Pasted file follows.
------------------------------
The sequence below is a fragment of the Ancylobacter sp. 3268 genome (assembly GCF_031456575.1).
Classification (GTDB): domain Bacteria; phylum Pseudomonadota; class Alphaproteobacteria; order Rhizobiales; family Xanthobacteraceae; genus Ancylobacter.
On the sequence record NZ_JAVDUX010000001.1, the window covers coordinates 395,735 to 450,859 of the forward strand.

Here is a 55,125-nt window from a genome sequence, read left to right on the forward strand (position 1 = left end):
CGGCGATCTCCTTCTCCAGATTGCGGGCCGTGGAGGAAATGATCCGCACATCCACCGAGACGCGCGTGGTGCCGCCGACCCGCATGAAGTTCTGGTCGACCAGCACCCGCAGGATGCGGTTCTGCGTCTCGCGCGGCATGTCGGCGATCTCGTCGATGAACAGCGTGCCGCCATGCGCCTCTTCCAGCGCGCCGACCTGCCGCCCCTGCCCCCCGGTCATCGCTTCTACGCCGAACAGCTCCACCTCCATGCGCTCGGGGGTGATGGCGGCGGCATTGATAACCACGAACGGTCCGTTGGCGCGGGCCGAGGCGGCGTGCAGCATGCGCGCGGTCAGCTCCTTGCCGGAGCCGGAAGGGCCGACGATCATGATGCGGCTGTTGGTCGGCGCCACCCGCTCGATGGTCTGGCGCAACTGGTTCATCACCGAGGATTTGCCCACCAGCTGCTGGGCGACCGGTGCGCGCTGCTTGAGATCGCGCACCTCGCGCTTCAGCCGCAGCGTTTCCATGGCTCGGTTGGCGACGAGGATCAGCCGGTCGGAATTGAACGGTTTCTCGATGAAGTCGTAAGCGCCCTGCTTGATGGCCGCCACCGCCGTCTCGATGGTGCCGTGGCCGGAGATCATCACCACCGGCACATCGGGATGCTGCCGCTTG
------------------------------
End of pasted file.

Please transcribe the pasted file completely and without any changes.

The sequence below is a fragment of the Ancylobacter sp. 3268 genome (assembly GCF_031456575.1).
Classification (GTDB): domain Bacteria; phylum Pseudomonadota; class Alphaproteobacteria; order Rhizobiales; family Xanthobacteraceae; genus Ancylobacter.
On the sequence record NZ_JAVDUX010000001.1, the window covers coordinates 395,735 to 450,859 of the forward strand.

Here is a 55,125-nt window from a genome sequence, read left to right on the forward strand (position 1 = left end):
CGGCGATCTCCTTCTCCAGATTGCGGGCCGTGGAGGAAATGATCCGCACATCCACCGAGACGCGCGTGGTGCCGCCGACCCGCATGAAGTTCTGGTCGACCAGCACCCGCAGGATGCGGTTCTGCGTCTCGCGCGGCATGTCGGCGATCTCGTCGATGAACAGCGTGCCGCCATGCGCCTCTTCCAGCGCGCCGACCTGCCGCCCCTGCCCCCCGGTCATCGCTTCTACGCCGAACAGCTCCACCTCCATGCGCTCGGGGGTGATGGCGGCGGCATTGATAACCACGAACGGTCCGTTGGCGCGGGCCGAGGCGGCGTGCAGCATGCGCGCGGTCAGCTCCTTGCCGGAGCCGGAAGGGCCGACGATCATGATGCGGCTGTTGGTCGGCGCCACCCGCTCGATGGTCTGGCGCAACTGGTTCATCACCGAGGATTTGCCCACCAGCTGCTGGGCGACCGGTGCGCGCTGCTTGAGATCGCGCACCTCGCGCTTCAGCCGCAGCGTTTCCATGGCTCGGTTGGCGACGAGGATCAGCCGGTCGGAATTGAACGGTTTCTCGATGAAGTCGTAAGCGCCCTGCTTGATGGCCGCCACCGCCGTCTCGATGGTGCCGTGGCCGGAGATCATCACCACCGGCACATCGGGATGCTGCCGCTTG